Wyeth Consumer Healthcare (WCH) wanted to improve its performance management process but found judging some aspects of it presented a real challenge. "Besides specific achievements, the review also records ratings of support for the company's values of quality, integrity, respect for people, leadership and collaboration," says Don Sibley, the household medicine manufacturer's improvement manager, who has since moved on. "But, unlike performance objectives, these are not tangible but embedded in relationships and attitudes."
The company decided 360-degree feedback would strengthen the review process by providing insights into how employees achieved, rather than just what they achieved. Over a six-month period, WCH worked with provider Simply360 to develop a process for all 62 staff
Some managers were sceptical, so to create champions for the process, a pilot scheme focusing on five senior and middle managers and opinion leaders was developed. "It was important that executives showed commitment to it by using 360-degree feedback as part of their own performance management review," says Sibley. "If executives were excluded, the process would have lost credibility."
In the summer of 2007, the programme was extended throughout the company. "We addressed the issues of honesty and anonymity at short workshops," explains Sibley. "Some were concerned people would not give the critical feedback that might lower appraisal ratings, or that individuals might seek out those who gave them critical feedback. At the workshops, people were able to express those concerns, and get them resolved by reaching an understanding."
Questionnaires had to be pertinent for each level of staff and clarity was essential. Employees negotiate with their manager who their reviewers will be and are advised to select as broad a range as possible from people they work with on a regular basis. They are also advised to consider choosing someone with whom their relationship could be improved. The reviewers complete a short online questionnaire and the results form part of the report discussed at the review, along with their own views and those of their manager.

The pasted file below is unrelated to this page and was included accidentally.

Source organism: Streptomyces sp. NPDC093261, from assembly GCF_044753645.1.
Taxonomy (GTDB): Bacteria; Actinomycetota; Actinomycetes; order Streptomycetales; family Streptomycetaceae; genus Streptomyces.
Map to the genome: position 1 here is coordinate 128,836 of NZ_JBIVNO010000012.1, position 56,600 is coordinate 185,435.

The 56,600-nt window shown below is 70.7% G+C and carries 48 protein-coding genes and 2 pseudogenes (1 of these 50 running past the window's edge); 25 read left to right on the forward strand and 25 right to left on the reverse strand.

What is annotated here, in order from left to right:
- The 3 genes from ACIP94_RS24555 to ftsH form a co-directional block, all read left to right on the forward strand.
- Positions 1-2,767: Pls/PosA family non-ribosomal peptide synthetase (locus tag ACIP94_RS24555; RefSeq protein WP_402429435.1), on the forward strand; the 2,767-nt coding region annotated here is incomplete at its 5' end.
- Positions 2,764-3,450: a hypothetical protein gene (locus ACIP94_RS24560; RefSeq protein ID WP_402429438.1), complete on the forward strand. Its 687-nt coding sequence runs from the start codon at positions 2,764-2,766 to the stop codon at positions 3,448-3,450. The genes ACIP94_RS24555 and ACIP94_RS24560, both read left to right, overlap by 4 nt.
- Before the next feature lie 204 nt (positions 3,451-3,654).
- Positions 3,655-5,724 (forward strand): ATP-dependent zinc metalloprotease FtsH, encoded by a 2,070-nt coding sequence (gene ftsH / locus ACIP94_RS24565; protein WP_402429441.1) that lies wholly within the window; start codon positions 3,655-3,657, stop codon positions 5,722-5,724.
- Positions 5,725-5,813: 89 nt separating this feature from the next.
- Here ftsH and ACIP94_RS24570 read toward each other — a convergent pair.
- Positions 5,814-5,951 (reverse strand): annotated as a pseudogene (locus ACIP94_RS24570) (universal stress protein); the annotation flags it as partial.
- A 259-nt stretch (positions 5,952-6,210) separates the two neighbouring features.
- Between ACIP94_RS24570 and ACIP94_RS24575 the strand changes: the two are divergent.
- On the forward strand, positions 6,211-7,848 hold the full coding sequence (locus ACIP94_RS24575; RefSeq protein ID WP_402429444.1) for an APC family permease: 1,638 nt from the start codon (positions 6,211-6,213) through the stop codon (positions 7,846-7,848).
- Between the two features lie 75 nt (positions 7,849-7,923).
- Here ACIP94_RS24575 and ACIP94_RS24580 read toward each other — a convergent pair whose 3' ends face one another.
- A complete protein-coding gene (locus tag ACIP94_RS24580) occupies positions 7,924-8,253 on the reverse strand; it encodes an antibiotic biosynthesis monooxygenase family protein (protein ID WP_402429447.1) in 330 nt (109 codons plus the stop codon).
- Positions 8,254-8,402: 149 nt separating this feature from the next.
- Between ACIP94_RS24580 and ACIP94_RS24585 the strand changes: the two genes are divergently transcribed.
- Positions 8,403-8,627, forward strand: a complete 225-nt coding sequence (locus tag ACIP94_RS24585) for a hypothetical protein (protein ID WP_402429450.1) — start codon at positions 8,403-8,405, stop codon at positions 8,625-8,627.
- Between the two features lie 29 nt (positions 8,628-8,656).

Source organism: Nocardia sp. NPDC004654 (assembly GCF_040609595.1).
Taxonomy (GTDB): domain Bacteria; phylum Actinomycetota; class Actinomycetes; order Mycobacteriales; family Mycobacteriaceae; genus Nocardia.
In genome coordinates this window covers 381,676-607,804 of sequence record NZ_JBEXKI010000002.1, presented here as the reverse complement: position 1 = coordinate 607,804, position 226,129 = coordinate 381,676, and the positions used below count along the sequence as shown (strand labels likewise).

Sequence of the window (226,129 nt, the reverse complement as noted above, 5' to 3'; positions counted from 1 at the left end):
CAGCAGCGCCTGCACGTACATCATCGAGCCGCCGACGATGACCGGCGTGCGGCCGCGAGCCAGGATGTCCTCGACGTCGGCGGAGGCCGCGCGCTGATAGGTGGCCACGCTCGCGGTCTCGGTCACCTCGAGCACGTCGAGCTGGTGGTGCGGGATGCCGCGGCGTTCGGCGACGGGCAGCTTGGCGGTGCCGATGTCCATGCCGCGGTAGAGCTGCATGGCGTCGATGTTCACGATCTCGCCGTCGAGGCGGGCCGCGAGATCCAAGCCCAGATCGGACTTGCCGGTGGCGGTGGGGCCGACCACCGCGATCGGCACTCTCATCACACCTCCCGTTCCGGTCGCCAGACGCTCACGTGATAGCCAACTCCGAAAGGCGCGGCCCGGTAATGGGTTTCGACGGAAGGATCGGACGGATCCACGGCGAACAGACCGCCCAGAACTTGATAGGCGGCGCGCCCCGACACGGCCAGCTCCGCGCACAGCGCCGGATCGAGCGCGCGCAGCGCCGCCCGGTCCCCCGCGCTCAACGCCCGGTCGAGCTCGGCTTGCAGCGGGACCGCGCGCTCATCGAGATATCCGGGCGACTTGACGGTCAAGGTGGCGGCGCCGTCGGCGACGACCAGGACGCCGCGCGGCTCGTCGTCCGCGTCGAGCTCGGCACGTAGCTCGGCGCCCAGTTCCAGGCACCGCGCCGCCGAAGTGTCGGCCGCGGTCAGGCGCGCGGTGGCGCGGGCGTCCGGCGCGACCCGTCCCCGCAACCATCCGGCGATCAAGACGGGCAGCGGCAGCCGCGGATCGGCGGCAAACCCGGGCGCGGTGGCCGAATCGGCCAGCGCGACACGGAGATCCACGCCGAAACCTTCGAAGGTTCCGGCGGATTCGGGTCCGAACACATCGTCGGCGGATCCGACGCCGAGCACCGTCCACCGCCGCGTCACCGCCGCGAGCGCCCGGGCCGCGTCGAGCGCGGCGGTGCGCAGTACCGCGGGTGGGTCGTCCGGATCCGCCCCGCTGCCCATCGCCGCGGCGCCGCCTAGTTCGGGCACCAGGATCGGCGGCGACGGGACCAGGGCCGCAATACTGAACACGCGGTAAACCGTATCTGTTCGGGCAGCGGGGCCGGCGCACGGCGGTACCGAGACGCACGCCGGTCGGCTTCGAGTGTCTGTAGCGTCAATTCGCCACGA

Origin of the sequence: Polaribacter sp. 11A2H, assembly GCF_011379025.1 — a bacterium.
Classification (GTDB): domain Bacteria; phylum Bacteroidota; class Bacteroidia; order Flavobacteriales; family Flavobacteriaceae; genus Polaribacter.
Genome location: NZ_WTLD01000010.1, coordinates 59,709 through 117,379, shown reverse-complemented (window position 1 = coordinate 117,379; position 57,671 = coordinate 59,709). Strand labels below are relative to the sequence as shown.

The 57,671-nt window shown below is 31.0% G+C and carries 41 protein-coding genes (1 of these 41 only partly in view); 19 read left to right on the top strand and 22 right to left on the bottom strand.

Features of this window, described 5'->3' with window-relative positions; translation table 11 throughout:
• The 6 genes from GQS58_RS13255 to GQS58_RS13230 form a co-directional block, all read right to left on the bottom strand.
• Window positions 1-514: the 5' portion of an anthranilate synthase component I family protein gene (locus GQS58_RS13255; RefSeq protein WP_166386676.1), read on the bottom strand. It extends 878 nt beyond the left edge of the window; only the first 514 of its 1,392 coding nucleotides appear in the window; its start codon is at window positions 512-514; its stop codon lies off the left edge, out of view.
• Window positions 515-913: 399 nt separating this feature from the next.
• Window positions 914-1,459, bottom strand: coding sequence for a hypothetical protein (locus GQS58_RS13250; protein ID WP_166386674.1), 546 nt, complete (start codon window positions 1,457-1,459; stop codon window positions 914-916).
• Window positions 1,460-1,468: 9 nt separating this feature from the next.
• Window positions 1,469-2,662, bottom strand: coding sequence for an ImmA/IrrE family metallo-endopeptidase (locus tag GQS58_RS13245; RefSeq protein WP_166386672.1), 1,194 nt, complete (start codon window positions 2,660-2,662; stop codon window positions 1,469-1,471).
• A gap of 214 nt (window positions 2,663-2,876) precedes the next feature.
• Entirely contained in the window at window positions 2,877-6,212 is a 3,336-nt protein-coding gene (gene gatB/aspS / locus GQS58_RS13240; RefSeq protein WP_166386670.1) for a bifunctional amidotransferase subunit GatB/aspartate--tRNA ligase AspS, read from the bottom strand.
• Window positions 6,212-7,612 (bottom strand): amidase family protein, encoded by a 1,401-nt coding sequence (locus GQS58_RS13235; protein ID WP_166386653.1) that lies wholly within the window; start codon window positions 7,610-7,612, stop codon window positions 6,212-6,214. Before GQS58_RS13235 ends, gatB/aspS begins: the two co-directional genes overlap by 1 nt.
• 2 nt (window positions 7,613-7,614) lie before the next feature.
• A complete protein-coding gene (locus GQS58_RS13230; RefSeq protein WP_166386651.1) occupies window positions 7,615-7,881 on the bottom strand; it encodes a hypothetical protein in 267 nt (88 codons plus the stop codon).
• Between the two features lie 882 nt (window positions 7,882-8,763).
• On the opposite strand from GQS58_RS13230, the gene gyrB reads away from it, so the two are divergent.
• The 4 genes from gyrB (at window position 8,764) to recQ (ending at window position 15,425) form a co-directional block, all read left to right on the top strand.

Anecdotal evidence suggests the majority of managers and employees feel the 360-degree feedback has enhanced the review process and made it easier to identify personal development needs. According to Sibley, the feedback has changed the nature of performance reviews. "Reviews are no longer based on one or two individuals' perceptions," he says. "They have become much more open, honest discussions and, inevitably, some 360-degree reports have challenged managers' views about their team. The relationship between appraiser and appraised has become more equal."
THE HR VIEW
Don Sibley was improvement manager at the time the process was developed. He believes the 360-degree feedback really helped to open up a dialogue between manager and employee, by focusing on strengths that an employee may have shown that may not have been quantifiable and therefore could have been missed by their manager. "However, the programme has to be supported carefully and has to focus on people processes, not IT," he stresses. "About 90% of the project is about people discussing how they will use the information, asking for feedback, sharing reports and planning their personal development with others. At WCH that means training at all levels so people can feel confident their concerns are addressed. This ensures the process is transparent and readily understood. Sophisticated tools would be difficult to understand. Similarly, the administration process to manage the project needed thinking through and planning. We had to allow time to make things very, very simple," he says."
THE EMPLOYEE VIEW
James Watson is group brand manager, marketing. "I was aware of the concept of 360-degree feedback but had not experienced it before," he says and admits he found the prospect a bit nerve-racking initially. "Besides your own review and that of your manager, you agree on three or four other people within the company, " he explains. "You're advised to go for a broad range. It is tempting to go for people you know you get on with who can be guaranteed to say positive things, but it is often more productive to pick people whose reactions you're not so sure of or who you feel are not so impressed. Last year, I benefited from feedback from the sales division that highlighted that I needed to get out into the field more often, as well as suggesting ways I could make their life easier. Coming at it from the other angle as a manager myself, and reading other people's views on my team, has given me a much wider understanding of how staff are delivering for others and where issues of confidence lie."